At the time of Scarface’s release, a vocal faction of individuals, concerned that others might be having more fun than they were, decried the product coming out of Hollywood…and the Hawks-Hughes movie was one on which they complained the longest and loudest. The accusations claimed the film glamorized gangsters and crime, and that this might be a bad influence on impressionable minds. Most of the time, this was true — it’s what was known as the “sin-and-salvation” approach to filmmaking. Cecil B. DeMille mastered this; presenting sequences of immorality and debauchery in his silent epics (which he got away with provided the characters received their just deserts at the end). Many of the later “message” movies that tried to warn innocent dupes away from sex or drugs (such as Reefer Madness) also took the same approach…and you often have to wonder how effective that was, showing kids having the time of their lives drinking and partying while frowning upont this type of behavior to be frowned.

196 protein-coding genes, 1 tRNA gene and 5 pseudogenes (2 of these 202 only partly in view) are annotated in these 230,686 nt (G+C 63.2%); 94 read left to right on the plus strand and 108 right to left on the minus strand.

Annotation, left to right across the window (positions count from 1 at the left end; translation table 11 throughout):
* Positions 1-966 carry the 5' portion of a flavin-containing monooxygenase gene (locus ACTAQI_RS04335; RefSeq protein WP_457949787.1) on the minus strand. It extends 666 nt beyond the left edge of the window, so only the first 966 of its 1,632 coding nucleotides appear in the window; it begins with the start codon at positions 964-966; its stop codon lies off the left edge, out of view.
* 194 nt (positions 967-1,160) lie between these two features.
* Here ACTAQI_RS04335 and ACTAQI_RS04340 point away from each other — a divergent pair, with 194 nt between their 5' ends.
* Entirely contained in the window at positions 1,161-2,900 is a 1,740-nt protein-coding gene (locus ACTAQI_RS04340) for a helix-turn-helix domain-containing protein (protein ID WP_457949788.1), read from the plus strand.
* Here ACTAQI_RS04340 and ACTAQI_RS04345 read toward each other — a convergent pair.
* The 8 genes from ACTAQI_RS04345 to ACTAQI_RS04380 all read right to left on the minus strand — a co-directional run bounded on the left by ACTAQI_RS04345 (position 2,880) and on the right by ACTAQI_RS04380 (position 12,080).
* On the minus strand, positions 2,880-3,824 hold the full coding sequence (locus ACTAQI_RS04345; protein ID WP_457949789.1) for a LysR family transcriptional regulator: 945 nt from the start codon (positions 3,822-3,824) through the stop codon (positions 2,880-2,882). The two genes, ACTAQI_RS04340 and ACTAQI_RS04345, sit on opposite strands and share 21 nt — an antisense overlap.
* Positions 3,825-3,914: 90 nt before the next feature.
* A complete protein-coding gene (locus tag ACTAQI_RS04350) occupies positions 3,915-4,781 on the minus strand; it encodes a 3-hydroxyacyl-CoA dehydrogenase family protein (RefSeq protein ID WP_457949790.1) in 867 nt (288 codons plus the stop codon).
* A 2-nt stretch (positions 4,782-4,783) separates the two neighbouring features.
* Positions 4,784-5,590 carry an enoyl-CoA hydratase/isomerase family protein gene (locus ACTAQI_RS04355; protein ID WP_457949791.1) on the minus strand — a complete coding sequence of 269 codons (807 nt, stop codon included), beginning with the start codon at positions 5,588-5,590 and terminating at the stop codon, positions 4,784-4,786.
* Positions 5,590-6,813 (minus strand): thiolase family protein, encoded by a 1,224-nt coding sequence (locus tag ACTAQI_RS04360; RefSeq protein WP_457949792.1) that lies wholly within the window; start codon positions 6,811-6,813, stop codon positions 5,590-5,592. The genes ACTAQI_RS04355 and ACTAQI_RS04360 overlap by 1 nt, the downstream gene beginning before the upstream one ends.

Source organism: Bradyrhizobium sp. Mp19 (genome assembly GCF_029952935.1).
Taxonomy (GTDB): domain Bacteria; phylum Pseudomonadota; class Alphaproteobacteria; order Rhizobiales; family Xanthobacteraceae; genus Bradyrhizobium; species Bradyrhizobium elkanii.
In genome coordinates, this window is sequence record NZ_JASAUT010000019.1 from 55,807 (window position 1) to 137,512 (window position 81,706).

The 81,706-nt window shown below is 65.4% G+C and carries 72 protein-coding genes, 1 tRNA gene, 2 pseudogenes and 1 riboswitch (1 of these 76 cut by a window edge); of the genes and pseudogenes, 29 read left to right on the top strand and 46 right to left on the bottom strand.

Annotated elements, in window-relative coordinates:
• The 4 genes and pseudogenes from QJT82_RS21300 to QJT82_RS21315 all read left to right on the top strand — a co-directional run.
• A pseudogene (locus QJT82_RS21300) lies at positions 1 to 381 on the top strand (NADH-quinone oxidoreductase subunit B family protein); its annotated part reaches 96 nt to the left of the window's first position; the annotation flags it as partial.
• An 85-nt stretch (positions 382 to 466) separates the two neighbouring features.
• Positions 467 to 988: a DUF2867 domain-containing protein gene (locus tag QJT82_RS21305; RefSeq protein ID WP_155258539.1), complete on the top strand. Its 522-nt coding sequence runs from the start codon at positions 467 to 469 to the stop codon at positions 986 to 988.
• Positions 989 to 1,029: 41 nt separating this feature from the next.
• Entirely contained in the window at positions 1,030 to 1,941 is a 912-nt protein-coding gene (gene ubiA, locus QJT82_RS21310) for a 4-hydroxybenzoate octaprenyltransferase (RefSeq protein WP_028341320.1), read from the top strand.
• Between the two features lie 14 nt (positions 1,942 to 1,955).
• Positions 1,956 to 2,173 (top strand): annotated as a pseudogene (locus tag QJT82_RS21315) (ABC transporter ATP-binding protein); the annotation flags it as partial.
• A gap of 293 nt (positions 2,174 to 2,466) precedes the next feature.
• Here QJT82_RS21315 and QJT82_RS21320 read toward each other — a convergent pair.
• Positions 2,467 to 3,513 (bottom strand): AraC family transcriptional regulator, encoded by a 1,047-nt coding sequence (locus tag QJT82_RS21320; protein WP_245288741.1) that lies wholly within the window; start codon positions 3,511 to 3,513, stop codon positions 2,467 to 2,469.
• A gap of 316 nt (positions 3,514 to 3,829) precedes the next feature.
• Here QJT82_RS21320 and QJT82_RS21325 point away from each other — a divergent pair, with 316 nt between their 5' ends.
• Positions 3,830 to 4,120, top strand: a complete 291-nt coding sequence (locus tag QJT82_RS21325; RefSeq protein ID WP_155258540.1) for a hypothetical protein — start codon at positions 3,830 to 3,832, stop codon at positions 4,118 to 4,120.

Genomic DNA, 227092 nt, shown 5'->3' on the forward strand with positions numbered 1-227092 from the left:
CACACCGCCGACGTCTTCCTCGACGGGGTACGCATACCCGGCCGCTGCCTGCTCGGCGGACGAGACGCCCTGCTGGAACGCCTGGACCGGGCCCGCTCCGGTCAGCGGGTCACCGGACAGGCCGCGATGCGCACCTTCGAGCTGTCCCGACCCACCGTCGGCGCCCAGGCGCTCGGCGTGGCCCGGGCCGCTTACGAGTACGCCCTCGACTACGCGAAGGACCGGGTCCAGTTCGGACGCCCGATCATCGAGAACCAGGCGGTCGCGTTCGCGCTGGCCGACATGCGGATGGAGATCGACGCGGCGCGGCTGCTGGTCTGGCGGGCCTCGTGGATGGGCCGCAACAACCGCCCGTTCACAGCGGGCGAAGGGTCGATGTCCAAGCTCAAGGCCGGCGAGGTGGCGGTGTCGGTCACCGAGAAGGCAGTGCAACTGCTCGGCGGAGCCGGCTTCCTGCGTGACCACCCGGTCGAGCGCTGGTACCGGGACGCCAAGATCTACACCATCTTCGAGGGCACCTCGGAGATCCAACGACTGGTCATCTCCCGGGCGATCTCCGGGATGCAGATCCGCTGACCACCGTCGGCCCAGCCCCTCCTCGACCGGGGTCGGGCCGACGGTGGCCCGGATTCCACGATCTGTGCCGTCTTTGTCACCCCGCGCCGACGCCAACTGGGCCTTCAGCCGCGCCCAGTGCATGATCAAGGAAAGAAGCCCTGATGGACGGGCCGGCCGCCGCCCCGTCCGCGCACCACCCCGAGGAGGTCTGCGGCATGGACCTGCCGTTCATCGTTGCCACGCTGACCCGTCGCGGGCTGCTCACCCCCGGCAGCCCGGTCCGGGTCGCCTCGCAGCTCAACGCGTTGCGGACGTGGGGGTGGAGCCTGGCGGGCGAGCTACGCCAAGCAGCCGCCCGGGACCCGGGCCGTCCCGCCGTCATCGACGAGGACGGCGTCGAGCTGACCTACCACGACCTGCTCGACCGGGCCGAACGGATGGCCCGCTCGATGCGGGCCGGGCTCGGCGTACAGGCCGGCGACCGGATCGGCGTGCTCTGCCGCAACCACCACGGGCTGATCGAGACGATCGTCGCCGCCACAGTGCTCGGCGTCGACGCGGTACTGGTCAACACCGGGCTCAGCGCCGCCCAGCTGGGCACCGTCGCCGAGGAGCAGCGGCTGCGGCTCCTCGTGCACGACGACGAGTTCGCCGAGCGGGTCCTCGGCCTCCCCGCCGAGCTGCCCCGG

I don’t think anyone would ever emulate the onscreen conduct in Scarface, however. The main character, Tony Camonte, isn’t a particularly admirable role model — as played by Muni, he’s positively primal; at times it’s as if someone shaved a simian and forced him into a nice suit. (Critic Danny Peary once observed that Muni’s Tony is essentially Fredric March’s Mr. Hyde, only without the fangs.) Camonte is constantly in a state of macho swagger, thinking himself sophisticated (but he’s not) and like a 1930s Donald Trump, judges the quality of what he buys by how much it costs. “That’s pretty hot” proves to be the highest praise he can bestow upon any item or individual, proving that Paris Hilton didn’t just come up with that asinine catchphrase by her lonesome. And like James Cagney’s Cody Jarrett in White Heat, Tony Camonte has some serious psychological problems. Man, has he got it bad for his sister Cesca. Of the film's many elements, the incest theme intrigues the most in what I consider to be the best gangster movie of the 1930s, addressed in the uncomfortable familial relationship between brother and sister Camonte. Hecht based the characters on the Borgia family, making actress Ann Dvorak a delightfully slutty carbon copy of Lucretia and while Muni received many of the critical kudos for his performance in the film, I think Dvorak walks away with the picture. Scarface made me a huge fan of the underrated actress; her tantalizing dance moves and naughty double entendres (not to mention that unmistakable glint she gets in her eye when she talks to Muni’s Tony) no doubt concerned the censors more than the violence.